Please use this identifier to cite or link to this item: http://hdl.handle.net/10397/6603
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dc.contributorInstitute of Textiles and Clothing-
dc.creatorChan, AS-
dc.creatorSze, SL-
dc.creatorHan, YMY-
dc.creatorCheung, MC-
dc.date.accessioned2014-12-11T08:23:07Z-
dc.date.available2014-12-11T08:23:07Z-
dc.identifier.issn1741-427X-
dc.identifier.urihttp://hdl.handle.net/10397/6603-
dc.language.isoenen_US
dc.publisherHindawi Publishing Corporationen_US
dc.rightsCopyright © 2012 Agnes S. Chan et al. This is an open access article distributed under the Creative Commons Attribution License, which permits unrestricted use, distribution, and reproduction in any medium, provided the original work is properly cited.en_US
dc.subjectElectromagnetic tomographyen_US
dc.subjectResponse-inhibitionen_US
dc.subjectPrefrontal cortexen_US
dc.subjectCentral coherenceen_US
dc.subjectVegetarian dietsen_US
dc.subjectYoung-childrenen_US
dc.subjectDeficitsen_US
dc.subjectAdultsen_US
dc.subjectBrainen_US
dc.subjectIndividualsen_US
dc.titleA Chan dietary intervention enhances executive functions and anterior cingulate activity in autism spectrum disorders : a randomized controlled trialen_US
dc.typeJournal/Magazine Articleen_US
dc.description.otherinformationAuthor name used in this publication: Mei-chun Cheungen_US
dc.identifier.spage1-
dc.identifier.epage11-
dc.identifier.volume2012-
dc.identifier.doi10.1155/2012/262136-
dcterms.abstractExecutive dysfunctions have been found to be related to repetitive/disinhibited behaviors and social deficits in autism spectrum disorders (ASDs). This study aims to investigate the potential effect of a Shaolin-medicine-based dietary modification on improving executive functions and behavioral symptoms of ASD and exploring the possible underlying neurophysiological mechanisms. Twenty-four children with ASD were randomly assigned into the experimental (receiving dietary modification for one month) and the control (no modification) groups. Each child was assessed on his/her executive functions, behavioral problems based on parental ratings, and event-related electroencephalography (EEG) activity during a response-monitoring task before and after the one month. The experimental group demonstrated significantly improved mental flexibility and inhibitory control after the diet modification, which continued to have a large effect size within the low-functioning subgroup. Such improvements coincided with positive evaluations by their parents on social communication abilities and flexible inhibitory control of daily behaviors and significantly enhanced event-related EEG activity at the rostral and subgenual anterior cingulate cortex. In contrast, the control group did not show any significant improvements. These positive outcomes of a one-month dietary modification on children with ASD have implicated its potential clinical applicability for patients with executive function deficits.-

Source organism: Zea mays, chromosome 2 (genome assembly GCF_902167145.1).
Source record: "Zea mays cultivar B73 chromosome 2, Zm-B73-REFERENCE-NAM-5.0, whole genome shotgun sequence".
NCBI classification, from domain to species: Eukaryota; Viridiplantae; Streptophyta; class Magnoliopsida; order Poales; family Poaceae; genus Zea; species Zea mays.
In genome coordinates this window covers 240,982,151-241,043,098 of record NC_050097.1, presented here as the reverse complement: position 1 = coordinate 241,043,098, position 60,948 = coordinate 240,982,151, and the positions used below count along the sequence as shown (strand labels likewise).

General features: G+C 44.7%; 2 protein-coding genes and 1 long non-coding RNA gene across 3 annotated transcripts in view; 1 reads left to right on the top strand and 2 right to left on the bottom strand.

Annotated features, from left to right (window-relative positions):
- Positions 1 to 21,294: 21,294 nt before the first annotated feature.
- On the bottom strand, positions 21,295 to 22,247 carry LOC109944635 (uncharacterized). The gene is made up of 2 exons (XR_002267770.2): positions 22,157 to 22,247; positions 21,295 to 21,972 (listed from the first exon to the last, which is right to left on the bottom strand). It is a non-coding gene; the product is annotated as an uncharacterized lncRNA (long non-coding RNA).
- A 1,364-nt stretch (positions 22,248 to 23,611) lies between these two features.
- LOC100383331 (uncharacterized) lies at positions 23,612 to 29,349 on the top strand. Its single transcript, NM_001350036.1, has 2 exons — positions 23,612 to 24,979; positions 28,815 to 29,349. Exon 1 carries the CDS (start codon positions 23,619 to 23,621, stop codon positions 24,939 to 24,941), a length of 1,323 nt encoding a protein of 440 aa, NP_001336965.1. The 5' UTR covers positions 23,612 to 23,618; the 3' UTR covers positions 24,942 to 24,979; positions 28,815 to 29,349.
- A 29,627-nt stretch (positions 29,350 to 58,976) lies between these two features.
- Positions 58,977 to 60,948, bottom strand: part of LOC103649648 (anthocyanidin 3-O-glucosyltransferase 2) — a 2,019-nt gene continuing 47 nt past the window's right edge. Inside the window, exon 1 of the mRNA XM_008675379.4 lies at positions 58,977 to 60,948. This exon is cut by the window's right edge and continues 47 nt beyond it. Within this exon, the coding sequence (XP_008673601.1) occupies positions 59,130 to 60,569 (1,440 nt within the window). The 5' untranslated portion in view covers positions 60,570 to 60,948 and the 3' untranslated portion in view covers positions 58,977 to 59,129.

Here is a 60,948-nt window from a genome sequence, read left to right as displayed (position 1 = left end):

dcterms.accessRightsopen accessen_US
dcterms.bibliographicCitationEvidence-based complementary and alternative medicine, 2012, v. 2012, 262136, p. 1-11-
dcterms.isPartOfEvidence-based complementary and alternative medicine-
dcterms.issued2012-
dc.identifier.isiWOS:000304984400001-
dc.identifier.scopus2-s2.0-84862300431-
dc.identifier.pmid22666288-
dc.identifier.eissn1741-4288-
dc.identifier.rosgroupidr61783-
dc.description.ros2011-2012 > Academic research: refereed > Publication in refereed journal-
dc.description.oaVersion of Recorden_US
dc.identifier.FolderNumberOA_IR/PIRAen_US
dc.description.pubStatusPublisheden_US
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